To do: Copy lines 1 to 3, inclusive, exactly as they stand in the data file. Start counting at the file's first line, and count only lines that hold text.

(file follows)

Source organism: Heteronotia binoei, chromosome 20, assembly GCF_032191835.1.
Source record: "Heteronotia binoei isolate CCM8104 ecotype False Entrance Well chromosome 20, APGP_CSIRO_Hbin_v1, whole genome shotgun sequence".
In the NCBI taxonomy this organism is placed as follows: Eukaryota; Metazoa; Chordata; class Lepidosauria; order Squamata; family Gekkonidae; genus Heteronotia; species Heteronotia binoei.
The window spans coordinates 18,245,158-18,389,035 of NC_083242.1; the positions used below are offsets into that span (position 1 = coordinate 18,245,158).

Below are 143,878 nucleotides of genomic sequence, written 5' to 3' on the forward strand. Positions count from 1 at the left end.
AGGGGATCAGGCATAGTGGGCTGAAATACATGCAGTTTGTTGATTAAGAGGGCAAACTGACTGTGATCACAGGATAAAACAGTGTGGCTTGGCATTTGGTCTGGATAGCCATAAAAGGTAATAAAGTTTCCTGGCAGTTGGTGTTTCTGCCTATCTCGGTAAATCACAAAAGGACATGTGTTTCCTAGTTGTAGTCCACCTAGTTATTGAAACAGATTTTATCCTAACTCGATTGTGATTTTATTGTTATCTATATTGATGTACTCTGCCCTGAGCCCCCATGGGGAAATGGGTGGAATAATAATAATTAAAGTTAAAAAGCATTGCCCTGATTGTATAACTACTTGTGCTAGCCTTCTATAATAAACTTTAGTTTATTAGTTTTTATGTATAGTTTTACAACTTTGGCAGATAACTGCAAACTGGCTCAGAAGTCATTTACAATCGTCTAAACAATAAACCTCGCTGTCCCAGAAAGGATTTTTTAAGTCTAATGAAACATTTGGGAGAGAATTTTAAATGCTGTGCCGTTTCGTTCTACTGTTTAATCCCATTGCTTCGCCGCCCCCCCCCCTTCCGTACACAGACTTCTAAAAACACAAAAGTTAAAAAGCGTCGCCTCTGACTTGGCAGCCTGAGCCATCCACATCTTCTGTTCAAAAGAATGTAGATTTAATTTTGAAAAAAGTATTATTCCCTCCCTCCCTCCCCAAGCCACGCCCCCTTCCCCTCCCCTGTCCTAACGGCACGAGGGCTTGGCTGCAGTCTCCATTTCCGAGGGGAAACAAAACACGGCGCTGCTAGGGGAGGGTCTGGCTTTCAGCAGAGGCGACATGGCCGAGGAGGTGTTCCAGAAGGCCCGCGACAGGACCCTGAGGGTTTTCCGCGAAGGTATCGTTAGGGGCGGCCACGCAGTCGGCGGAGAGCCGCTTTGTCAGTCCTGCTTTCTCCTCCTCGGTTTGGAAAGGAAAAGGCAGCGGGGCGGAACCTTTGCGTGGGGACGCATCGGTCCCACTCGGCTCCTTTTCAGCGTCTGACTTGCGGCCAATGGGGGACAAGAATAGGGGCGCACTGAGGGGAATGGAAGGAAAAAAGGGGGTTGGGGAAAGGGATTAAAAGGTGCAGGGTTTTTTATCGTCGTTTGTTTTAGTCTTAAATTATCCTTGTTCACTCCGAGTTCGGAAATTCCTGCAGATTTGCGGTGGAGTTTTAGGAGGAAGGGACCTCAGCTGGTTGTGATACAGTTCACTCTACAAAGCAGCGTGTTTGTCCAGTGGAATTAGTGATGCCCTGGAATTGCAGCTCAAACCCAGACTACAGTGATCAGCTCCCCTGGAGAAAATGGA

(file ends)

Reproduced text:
Source organism: Heteronotia binoei, chromosome 20, assembly GCF_032191835.1.
Source record: "Heteronotia binoei isolate CCM8104 ecotype False Entrance Well chromosome 20, APGP_CSIRO_Hbin_v1, whole genome shotgun sequence".
In the NCBI taxonomy this organism is placed as follows: Eukaryota; Metazoa; Chordata; class Lepidosauria; order Squamata; family Gekkonidae; genus Heteronotia; species Heteronotia binoei.